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the members which composed it; while his colleague's presented, and would have to encounter, all the possible objections which could be urged against the annexation, constitutionally ; and all objections as to time, as to mode, as to its effect on our relations with Mexico, as to its disturbing the equilibrium of the Union, as to the hazard of extending its present limits, as to its constitutionality, and many others besides the one presented in his resolution. So far from agreeing with his colleague as to the greater relative ease with which his (Mr. P.'s) could be passed, he anticipated that neither his nor his colleague's would be acted on, should the motion to lay on the table prevail. It was well known that Mr. C.'s mind had long since been made up in favor of the annexation. Under any view he could take of it, he believed the union of the two countries was desirable ; but he had at all times anticipated much difficulty in the decision of the question, when and however presented.

His colleague had objected to acting on this resolution, on the ground that it would bring up the whole Texan question. He must think that he was mistaken in his supposition. The debate heretofore has been strictly confined to the questions involved in the resolutions; and he saw no reason to believe that there would be a departure on the present occasion. In fact, he could not but think that such a supposition would be an impeachment of the fairness of Senators on the side of the Chamber his colleague occupied. The resolution presented but a single point, and that but incidentally connected with Texas. Its decision involved none of the regular and fair objections that might be urged against its admission. To involve them in the discussion, would be unfair, and would be a tacit confession, on the part of those who should force such topics into the discussion, that his resolution was true, and could not be fairly met. He could not believe the able members, who, he expected, would be opposed to the resolution, would take a course so unworthy of them. If they believed the resolution to be true, he expected them to say so, and to vote for it ; but, if not, to say so, and to assign their reasons. boldly and directly, and not to kill it by arguments foreign to the question.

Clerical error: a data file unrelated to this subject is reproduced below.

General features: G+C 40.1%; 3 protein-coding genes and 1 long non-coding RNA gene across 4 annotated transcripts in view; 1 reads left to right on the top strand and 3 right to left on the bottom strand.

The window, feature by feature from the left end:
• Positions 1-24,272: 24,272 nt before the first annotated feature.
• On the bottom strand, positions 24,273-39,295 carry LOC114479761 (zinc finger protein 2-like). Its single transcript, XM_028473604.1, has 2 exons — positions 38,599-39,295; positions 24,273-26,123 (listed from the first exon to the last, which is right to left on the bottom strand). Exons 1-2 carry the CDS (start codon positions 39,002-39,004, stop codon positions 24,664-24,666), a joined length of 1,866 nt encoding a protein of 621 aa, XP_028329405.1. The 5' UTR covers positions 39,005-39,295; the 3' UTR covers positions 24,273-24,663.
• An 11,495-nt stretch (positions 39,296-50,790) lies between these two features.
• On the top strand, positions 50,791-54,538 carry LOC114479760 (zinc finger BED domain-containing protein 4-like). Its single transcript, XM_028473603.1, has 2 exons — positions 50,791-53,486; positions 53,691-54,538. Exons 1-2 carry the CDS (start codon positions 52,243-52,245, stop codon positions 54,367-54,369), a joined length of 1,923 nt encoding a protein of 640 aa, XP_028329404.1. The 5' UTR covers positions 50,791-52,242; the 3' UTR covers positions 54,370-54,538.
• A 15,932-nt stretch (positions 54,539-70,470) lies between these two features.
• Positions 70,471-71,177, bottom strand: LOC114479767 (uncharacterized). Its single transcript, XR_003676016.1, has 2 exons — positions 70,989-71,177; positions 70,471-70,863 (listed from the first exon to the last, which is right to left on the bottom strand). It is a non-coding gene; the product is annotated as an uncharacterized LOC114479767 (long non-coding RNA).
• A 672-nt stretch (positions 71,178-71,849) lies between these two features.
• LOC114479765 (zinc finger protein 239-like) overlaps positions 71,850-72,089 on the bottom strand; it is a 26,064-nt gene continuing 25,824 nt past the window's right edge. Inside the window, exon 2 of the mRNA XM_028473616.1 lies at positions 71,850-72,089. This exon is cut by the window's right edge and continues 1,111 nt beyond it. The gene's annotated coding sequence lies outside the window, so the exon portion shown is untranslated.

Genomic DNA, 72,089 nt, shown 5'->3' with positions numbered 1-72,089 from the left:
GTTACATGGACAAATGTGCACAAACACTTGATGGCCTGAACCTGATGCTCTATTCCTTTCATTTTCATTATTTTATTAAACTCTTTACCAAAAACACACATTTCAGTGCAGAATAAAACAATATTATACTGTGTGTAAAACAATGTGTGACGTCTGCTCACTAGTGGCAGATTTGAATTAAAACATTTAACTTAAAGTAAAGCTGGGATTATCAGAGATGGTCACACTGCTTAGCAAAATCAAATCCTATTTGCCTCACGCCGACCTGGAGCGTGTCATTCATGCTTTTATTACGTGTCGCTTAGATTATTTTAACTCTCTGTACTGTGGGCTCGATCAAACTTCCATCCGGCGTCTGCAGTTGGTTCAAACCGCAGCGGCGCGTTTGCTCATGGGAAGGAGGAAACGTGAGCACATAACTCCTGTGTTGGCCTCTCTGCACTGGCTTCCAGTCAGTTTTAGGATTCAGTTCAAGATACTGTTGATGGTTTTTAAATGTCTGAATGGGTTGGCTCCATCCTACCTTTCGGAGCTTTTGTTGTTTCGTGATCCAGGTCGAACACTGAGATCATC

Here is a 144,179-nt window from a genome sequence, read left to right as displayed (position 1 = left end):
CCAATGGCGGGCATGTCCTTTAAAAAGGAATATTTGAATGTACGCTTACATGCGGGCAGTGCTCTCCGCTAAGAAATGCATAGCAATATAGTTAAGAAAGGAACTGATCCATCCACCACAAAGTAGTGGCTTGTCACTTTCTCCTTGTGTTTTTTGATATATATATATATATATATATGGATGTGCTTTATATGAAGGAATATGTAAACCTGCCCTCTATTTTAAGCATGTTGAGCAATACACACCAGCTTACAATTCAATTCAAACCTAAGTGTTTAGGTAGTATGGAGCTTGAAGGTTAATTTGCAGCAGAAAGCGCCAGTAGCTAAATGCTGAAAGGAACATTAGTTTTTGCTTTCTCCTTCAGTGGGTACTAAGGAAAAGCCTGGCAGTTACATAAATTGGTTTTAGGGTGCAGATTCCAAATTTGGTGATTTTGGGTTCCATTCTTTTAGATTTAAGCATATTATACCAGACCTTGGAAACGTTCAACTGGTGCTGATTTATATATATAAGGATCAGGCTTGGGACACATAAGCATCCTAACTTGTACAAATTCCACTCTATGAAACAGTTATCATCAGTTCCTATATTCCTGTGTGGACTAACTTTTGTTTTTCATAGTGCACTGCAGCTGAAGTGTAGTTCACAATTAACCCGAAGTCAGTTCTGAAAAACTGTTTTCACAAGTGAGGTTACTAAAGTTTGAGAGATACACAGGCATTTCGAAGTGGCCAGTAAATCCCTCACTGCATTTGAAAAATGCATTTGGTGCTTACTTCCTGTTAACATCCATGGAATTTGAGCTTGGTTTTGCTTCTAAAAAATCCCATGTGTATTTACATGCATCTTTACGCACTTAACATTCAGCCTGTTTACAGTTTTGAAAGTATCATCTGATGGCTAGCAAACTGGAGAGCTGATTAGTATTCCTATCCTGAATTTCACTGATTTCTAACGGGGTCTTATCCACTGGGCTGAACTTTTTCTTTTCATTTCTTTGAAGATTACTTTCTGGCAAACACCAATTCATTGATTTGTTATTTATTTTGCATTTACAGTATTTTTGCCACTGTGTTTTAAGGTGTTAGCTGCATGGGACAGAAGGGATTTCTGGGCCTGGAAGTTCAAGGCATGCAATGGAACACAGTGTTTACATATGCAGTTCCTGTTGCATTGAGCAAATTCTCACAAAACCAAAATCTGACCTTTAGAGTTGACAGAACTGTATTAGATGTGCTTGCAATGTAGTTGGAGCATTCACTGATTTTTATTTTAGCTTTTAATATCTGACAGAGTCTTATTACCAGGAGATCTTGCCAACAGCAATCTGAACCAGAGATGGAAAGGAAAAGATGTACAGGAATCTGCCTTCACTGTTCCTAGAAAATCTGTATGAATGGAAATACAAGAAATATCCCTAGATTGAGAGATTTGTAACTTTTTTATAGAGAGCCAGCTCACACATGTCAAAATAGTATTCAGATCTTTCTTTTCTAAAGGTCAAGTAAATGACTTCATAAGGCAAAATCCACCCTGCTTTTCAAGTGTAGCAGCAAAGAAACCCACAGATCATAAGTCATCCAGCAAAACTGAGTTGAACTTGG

In conclusion, he expressed his regret that his colleague should think proper to make the motion he did ; and would assure him that, whatever might be their difference of opinion on the great political questions of the day, he would, on all occasions, abstain from making any motion to embarrass any measure which he might think proper to introduce.

[After some further remarks from Mr. Preston, the question was taken on his motion to lay the resolution on the table, and it was adopted—Yeas, 35; nays, 9.]

SPEECH

On the Independent Treasury Bill, delivered in the

Senate, February 15th, 1838.

I REGARD this measure, which has been so much denounced, as very little more than an attempt to carry out the provisions of the Joint Resolution of 1816, and the Deposit Act of 1836. The former provides that no note but those of specie-paying banks shall be received in the dues of the Government, and the latter that such banks only shall be the depositories of the public revenues and fiscal agents of the Government; but it omitted to make provisions for the contingency of a general suspension of specie payments, such as the present. It followed, accordingly, on the suspension in May last, which totally separated the Government and the banks, that the revenues were thrown in the hands of the Executive, where it has since remained under its exclusive control, without any legal provision for its safe-keeping. The object of this bill is to supply this omission; to take the public money out of the hands of the Executive, and place it under the custody of the laws, and to prevent the renewal of a connection which has proved so unfortunate to both the Government and the banks. It is this measure—originating in an exigency caused by our own acts, and which seeks to make the most of a change effected by operation of law, instead of attempting to innovate, or to make another experiment, as has been erroneously represented—that has been denounced, under the name of the Sub-Treasury, with such unexampled bitterness.